After completing the five tasks Paypal asked my friend to do, it was shown that we have completed four out five of the steps successfully. It shows a label "Completed" beside each task. The only thing that was not completely resolved was the verification of the name and address. For this, my friend and I thought that it is only logical that they cannot verify right away so we just informed the seller that we are trying to resolved the verification process and to extend more patience regarding the matter.

There is also an opened case regarding the transaction. When my friend clicked on the open case, Paypal listed the things it did for us to contact the seller. Unfortunately, I cannot attach a printscreen of the process because it will divulge personal information but let me just summarize it here.

Date Actor Action Details
Jul 15, 2010 PayPal Transaction reversed and case closed
Jul 15, 2010 PayPal Email sent to seller
Jul 12, 2010 Seller Response received from seller
Jul 12, 2010 PayPal Email sent to seller
Jul 10, 2010 PayPal Email sent to seller

By the time I am writing this letter, this case have jumped several steps. No worries, for those waiting for specific details I will gladly provide that in my subsequent blogs.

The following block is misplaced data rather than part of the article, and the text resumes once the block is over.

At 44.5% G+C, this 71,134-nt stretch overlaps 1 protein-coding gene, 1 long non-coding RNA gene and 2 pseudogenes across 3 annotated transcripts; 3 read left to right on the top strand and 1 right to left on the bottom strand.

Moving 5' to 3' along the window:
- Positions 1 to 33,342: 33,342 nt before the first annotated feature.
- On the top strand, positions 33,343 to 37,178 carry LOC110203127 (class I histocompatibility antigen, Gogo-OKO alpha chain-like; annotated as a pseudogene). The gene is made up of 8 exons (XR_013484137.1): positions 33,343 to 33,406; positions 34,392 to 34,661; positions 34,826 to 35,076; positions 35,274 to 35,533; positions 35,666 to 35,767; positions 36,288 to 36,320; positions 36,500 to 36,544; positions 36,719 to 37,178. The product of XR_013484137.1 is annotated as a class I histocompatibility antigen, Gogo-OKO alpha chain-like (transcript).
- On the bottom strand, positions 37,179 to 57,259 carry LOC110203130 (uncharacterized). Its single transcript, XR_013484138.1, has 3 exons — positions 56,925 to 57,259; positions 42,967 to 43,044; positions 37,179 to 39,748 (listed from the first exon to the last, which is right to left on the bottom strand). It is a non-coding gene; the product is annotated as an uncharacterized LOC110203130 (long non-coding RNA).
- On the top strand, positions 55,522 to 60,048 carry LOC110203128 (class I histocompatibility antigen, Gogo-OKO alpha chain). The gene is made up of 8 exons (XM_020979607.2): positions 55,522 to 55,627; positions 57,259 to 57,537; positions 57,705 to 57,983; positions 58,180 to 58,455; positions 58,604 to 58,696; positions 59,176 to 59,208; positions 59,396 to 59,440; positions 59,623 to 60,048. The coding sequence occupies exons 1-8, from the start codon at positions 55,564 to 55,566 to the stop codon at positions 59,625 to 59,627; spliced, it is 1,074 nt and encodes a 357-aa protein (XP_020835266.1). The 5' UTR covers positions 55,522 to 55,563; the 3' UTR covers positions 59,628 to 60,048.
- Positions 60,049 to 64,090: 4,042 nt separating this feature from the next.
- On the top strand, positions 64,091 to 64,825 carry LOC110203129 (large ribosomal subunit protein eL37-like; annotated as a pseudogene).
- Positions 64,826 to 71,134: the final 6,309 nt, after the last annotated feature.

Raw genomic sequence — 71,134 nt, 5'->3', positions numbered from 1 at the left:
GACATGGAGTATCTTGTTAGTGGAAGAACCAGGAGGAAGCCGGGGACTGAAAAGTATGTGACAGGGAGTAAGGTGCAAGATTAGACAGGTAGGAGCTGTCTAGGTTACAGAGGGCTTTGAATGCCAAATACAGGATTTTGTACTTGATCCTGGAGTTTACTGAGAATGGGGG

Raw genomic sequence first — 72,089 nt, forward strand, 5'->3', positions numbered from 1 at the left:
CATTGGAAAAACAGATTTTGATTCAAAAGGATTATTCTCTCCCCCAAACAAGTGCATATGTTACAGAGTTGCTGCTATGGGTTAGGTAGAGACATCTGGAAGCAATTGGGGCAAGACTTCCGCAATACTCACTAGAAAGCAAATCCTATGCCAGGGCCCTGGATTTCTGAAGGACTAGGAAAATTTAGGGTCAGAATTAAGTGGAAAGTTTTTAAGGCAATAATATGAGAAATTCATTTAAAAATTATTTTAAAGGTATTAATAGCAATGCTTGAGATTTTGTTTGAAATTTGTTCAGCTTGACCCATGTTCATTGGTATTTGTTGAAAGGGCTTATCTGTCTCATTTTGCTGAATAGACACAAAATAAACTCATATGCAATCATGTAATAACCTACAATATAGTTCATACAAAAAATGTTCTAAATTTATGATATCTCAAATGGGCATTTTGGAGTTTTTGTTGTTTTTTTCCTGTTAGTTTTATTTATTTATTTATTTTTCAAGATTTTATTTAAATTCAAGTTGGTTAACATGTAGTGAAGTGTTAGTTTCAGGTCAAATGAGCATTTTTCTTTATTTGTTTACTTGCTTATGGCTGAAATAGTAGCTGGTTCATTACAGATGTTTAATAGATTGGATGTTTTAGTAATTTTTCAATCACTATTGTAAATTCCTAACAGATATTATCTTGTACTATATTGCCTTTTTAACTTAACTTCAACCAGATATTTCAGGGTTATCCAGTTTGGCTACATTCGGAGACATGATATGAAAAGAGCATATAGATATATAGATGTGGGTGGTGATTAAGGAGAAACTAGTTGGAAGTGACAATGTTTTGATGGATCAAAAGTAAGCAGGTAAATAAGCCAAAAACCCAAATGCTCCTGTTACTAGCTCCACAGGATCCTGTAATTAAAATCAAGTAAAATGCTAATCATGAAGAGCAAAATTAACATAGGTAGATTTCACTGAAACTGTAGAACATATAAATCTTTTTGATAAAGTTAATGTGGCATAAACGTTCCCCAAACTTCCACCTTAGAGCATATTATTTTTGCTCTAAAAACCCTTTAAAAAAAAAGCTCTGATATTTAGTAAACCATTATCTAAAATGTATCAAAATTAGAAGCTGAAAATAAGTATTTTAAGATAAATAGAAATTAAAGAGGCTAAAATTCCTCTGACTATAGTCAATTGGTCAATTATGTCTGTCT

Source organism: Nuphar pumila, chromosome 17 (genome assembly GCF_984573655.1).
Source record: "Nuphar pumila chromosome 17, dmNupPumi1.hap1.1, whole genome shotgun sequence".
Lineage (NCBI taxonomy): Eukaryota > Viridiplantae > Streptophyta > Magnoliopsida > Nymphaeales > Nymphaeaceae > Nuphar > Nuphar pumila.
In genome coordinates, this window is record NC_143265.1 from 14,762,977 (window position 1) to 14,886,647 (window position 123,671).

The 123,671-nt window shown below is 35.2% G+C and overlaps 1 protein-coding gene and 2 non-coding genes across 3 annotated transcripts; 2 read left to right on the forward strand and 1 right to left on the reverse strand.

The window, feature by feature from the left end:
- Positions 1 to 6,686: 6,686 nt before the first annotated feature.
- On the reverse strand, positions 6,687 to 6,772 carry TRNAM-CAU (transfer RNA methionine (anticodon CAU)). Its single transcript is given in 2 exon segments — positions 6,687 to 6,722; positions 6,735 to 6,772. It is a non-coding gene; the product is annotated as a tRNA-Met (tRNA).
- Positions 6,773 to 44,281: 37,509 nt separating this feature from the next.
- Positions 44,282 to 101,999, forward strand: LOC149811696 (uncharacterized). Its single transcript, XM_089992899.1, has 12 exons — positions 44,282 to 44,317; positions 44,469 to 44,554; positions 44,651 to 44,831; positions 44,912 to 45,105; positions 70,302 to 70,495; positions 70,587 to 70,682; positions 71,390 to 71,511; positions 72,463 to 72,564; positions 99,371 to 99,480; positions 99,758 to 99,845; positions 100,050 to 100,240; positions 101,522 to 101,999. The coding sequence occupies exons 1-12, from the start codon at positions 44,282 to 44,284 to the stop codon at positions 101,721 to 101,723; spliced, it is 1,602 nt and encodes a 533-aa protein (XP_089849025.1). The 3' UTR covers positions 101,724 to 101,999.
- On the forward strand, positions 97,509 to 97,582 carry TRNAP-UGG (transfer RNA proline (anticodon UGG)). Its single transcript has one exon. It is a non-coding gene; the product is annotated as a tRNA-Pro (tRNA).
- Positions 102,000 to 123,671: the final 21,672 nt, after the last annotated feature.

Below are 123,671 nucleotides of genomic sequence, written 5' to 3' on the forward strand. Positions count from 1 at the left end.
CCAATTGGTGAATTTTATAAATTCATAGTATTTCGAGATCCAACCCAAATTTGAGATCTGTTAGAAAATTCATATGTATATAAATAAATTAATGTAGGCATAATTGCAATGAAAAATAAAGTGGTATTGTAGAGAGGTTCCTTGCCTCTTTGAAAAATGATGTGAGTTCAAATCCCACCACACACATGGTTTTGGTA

Basically, what I want to show here is that while Paypal was contacting me it was also trying to contact my seller. As you can see, e-mails were sent on July 10 and 12. My friend bought the item July 8 and was able to complete the tasks to be able to lift his limited access account by July 13. Paypal noted that the verification of the name and address may take a few days (we cannot remember the exact number of days). Hence, it is the only pending task.

So at this time all we have to do is wait. While waiting, my friend poked here in there in his Paypal account just to really familiarize himself on the site. He found out this useful information.

Steps to Resolve Your Case

Unable to determine case status

At this time, we are unable to determine which steps you have completed. For an overview of the dispute resolution process, please review the "Steps" on the left.

Step 1 - PayPal identifies transaction for review

PayPal is constantly monitoring site activity and reviewing transactions. This payment has been selected for review and is being investigated.

Step 2 - PayPal reviews transaction

PayPal reviews the details of transaction and may request additional information from you.

Step 3 - Payment is completed or reversed

Depending on the outcome of the investigation, the payment will be completed or reversed.

(To see past cases you can go to the Resolution Center tab, click the drop down menu of View and choose which case you want to open such as Open cases, closed cases or all cases. I find this tab very very helpful. For this Kudos Paypal for thinking of something like this.)

Step 3 is the most crucial for my friend's case by the way and I will tell you more about it in the next blog. See you then.